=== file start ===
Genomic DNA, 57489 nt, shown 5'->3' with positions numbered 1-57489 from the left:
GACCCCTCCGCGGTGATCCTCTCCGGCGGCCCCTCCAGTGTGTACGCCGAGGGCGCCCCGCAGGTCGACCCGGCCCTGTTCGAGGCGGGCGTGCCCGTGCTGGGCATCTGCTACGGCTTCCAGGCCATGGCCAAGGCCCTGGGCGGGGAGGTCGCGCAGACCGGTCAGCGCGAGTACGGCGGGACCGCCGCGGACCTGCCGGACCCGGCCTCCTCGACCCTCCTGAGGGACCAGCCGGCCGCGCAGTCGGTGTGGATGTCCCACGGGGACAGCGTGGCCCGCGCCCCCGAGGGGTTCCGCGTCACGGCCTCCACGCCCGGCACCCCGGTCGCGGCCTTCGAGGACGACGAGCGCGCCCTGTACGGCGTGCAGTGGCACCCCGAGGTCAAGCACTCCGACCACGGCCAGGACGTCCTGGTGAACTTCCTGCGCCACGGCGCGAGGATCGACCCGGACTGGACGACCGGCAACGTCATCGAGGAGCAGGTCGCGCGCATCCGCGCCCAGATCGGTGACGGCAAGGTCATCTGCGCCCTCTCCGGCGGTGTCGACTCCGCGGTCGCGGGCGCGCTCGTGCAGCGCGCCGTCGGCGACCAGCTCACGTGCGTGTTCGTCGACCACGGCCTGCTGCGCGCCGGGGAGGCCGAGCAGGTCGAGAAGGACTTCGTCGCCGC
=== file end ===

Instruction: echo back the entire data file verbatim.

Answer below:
Genomic DNA, 57489 nt, shown 5'->3' with positions numbered 1-57489 from the left:
GACCCCTCCGCGGTGATCCTCTCCGGCGGCCCCTCCAGTGTGTACGCCGAGGGCGCCCCGCAGGTCGACCCGGCCCTGTTCGAGGCGGGCGTGCCCGTGCTGGGCATCTGCTACGGCTTCCAGGCCATGGCCAAGGCCCTGGGCGGGGAGGTCGCGCAGACCGGTCAGCGCGAGTACGGCGGGACCGCCGCGGACCTGCCGGACCCGGCCTCCTCGACCCTCCTGAGGGACCAGCCGGCCGCGCAGTCGGTGTGGATGTCCCACGGGGACAGCGTGGCCCGCGCCCCCGAGGGGTTCCGCGTCACGGCCTCCACGCCCGGCACCCCGGTCGCGGCCTTCGAGGACGACGAGCGCGCCCTGTACGGCGTGCAGTGGCACCCCGAGGTCAAGCACTCCGACCACGGCCAGGACGTCCTGGTGAACTTCCTGCGCCACGGCGCGAGGATCGACCCGGACTGGACGACCGGCAACGTCATCGAGGAGCAGGTCGCGCGCATCCGCGCCCAGATCGGTGACGGCAAGGTCATCTGCGCCCTCTCCGGCGGTGTCGACTCCGCGGTCGCGGGCGCGCTCGTGCAGCGCGCCGTCGGCGACCAGCTCACGTGCGTGTTCGTCGACCACGGCCTGCTGCGCGCCGGGGAGGCCGAGCAGGTCGAGAAGGACTTCGTCGCCGC